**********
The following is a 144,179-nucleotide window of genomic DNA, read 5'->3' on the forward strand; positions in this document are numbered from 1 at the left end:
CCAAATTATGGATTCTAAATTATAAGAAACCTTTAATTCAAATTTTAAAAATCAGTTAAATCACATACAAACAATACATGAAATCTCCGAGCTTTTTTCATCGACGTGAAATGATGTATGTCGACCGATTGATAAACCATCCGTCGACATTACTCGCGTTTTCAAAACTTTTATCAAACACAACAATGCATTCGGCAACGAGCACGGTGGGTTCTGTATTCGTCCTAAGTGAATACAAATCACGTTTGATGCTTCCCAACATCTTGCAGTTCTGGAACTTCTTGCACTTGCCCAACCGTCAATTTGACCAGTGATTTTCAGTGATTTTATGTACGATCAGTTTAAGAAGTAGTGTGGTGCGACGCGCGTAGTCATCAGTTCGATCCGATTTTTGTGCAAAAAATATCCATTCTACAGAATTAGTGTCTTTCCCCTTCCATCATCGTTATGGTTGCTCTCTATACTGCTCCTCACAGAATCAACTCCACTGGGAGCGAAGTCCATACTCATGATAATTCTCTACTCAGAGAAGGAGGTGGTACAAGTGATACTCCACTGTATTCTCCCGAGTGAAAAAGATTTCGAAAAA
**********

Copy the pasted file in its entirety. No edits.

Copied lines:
The following is a 144,179-nucleotide window of genomic DNA, read 5'->3' on the forward strand; positions in this document are numbered from 1 at the left end:
CCAAATTATGGATTCTAAATTATAAGAAACCTTTAATTCAAATTTTAAAAATCAGTTAAATCACATACAAACAATACATGAAATCTCCGAGCTTTTTTCATCGACGTGAAATGATGTATGTCGACCGATTGATAAACCATCCGTCGACATTACTCGCGTTTTCAAAACTTTTATCAAACACAACAATGCATTCGGCAACGAGCACGGTGGGTTCTGTATTCGTCCTAAGTGAATACAAATCACGTTTGATGCTTCCCAACATCTTGCAGTTCTGGAACTTCTTGCACTTGCCCAACCGTCAATTTGACCAGTGATTTTCAGTGATTTTATGTACGATCAGTTTAAGAAGTAGTGTGGTGCGACGCGCGTAGTCATCAGTTCGATCCGATTTTTGTGCAAAAAATATCCATTCTACAGAATTAGTGTCTTTCCCCTTCCATCATCGTTATGGTTGCTCTCTATACTGCTCCTCACAGAATCAACTCCACTGGGAGCGAAGTCCATACTCATGATAATTCTCTACTCAGAGAAGGAGGTGGTACAAGTGATACTCCACTGTATTCTCCCGAGTGAAAAAGATTTCGAAAAA